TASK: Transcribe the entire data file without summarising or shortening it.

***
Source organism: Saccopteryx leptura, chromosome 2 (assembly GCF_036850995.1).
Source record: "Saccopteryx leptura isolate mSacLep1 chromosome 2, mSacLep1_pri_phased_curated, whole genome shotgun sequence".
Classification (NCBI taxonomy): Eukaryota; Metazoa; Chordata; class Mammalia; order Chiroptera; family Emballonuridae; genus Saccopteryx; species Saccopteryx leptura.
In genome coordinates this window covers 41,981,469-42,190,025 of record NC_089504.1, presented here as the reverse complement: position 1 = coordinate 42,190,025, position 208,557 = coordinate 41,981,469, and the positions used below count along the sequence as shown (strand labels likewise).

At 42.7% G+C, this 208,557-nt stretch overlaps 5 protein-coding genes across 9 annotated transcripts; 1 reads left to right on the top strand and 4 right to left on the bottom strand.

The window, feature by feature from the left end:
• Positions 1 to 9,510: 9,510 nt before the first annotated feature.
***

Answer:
Source organism: Saccopteryx leptura, chromosome 2 (assembly GCF_036850995.1).
Source record: "Saccopteryx leptura isolate mSacLep1 chromosome 2, mSacLep1_pri_phased_curated, whole genome shotgun sequence".
Classification (NCBI taxonomy): Eukaryota; Metazoa; Chordata; class Mammalia; order Chiroptera; family Emballonuridae; genus Saccopteryx; species Saccopteryx leptura.
In genome coordinates this window covers 41,981,469-42,190,025 of record NC_089504.1, presented here as the reverse complement: position 1 = coordinate 42,190,025, position 208,557 = coordinate 41,981,469, and the positions used below count along the sequence as shown (strand labels likewise).

At 42.7% G+C, this 208,557-nt stretch overlaps 5 protein-coding genes across 9 annotated transcripts; 1 reads left to right on the top strand and 4 right to left on the bottom strand.

The window, feature by feature from the left end:
• Positions 1 to 9,510: 9,510 nt before the first annotated feature.